This PhD project falls into the areas of supramolecular chemistry, chemical biology and DNA nanotechnology and involves the preparation and study of DNA-based materials and sensors. These systems vary from modified nucleic acids, in which DNA is tagged with redox-active or photo-active units, to completely artificial nucleic acids, in which the sugar-phosphate backbone of DNA is replaced entirely with metal-containing units. The student will study various characteristics of these systems, ranging from their spectroscopic and assembly-forming properties to their ability to mimic biological processes, such as DNA replication. Potential applications include sensing (e.g. for COVID-19, cancer or trauma) and the generation of DNA-based materials with novel catalytic, magnetic or conducting properties.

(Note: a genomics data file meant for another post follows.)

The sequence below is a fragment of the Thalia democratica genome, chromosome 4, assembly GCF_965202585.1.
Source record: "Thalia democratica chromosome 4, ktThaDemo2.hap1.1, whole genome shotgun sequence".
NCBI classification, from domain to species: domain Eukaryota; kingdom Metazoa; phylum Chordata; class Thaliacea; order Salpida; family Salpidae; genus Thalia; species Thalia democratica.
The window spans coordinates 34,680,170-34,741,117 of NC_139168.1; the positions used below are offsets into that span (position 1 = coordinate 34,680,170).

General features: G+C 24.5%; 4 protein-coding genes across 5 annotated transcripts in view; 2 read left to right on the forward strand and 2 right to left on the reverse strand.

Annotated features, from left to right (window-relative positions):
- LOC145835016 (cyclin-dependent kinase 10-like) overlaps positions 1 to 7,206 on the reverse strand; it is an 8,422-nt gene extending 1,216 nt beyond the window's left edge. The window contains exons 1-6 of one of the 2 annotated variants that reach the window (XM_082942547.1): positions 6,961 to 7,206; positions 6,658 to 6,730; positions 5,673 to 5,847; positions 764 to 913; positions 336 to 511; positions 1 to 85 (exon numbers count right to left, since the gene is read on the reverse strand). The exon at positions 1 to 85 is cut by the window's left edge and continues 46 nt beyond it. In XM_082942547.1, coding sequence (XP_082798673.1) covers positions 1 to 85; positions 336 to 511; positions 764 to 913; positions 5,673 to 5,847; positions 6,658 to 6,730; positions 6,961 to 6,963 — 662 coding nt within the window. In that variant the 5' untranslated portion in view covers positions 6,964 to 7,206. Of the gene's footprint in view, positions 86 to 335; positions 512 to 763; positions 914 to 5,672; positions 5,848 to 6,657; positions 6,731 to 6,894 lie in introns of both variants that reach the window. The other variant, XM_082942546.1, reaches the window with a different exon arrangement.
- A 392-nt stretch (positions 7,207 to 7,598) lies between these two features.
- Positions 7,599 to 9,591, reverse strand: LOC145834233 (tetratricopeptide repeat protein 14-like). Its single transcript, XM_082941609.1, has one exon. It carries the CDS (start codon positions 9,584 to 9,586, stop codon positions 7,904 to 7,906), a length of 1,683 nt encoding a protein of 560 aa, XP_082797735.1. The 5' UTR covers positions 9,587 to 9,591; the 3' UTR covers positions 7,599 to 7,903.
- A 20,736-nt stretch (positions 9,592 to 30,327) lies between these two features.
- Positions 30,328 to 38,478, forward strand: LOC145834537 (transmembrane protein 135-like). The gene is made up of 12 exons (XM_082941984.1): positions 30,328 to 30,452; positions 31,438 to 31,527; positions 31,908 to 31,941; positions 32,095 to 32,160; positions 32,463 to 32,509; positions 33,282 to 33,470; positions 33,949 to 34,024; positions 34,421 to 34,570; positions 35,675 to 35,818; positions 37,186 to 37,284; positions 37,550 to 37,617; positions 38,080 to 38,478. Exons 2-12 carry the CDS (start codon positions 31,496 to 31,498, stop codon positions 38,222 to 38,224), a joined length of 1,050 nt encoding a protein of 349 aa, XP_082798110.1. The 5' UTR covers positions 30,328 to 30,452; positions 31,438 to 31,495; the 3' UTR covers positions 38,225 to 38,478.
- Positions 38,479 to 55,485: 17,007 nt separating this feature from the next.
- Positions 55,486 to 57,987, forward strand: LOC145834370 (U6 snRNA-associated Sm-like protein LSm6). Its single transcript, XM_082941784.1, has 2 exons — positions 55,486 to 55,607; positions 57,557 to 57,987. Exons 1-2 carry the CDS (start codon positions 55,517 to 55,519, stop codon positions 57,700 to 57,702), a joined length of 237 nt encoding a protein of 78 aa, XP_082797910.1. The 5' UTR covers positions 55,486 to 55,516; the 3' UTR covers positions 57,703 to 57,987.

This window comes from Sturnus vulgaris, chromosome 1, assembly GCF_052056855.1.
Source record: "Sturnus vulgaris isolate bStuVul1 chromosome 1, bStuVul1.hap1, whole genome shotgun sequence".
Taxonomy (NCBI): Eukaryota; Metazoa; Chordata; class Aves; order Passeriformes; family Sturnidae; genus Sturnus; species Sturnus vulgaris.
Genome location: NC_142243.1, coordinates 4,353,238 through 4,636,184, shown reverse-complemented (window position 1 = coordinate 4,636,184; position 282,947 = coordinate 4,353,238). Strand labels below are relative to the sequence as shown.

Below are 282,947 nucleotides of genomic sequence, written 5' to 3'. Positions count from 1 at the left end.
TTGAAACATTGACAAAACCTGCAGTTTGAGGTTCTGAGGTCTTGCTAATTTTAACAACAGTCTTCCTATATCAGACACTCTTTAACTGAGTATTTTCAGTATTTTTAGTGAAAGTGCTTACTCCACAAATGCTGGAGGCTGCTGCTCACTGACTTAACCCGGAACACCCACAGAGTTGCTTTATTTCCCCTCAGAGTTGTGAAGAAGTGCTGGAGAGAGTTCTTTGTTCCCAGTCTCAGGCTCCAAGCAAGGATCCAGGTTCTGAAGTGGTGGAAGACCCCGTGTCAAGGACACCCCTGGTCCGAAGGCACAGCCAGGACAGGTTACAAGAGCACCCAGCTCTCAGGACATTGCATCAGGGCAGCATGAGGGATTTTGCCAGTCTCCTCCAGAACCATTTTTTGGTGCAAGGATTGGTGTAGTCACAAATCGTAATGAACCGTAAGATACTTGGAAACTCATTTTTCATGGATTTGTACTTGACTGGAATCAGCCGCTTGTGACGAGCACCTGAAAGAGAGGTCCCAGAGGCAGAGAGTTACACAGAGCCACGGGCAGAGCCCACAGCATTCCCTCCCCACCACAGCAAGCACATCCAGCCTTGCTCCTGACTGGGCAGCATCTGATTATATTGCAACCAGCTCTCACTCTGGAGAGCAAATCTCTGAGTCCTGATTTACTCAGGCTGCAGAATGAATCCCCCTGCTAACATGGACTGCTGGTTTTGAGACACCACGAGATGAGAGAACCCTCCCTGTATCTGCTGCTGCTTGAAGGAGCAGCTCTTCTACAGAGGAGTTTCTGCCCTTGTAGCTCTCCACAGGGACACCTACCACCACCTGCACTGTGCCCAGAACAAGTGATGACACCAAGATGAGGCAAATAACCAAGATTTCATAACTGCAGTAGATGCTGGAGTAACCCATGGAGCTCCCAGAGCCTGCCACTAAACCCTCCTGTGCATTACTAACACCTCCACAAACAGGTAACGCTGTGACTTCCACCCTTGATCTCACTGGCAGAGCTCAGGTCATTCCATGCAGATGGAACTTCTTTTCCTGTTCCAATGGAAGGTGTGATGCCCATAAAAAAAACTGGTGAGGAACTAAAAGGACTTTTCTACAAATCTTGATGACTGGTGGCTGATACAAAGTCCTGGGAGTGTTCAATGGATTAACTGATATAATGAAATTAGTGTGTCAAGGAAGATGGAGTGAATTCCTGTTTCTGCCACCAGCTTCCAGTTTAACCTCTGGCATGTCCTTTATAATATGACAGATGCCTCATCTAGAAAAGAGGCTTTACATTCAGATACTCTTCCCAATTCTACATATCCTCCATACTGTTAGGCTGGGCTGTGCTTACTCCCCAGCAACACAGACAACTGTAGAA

The student will be trained in the following techniques: organic synthesis; automated DNA synthesis; UV/vis, fluorescence & CD spectroscopy; electrochemistry; MS; HPLC; gel electrophoresis.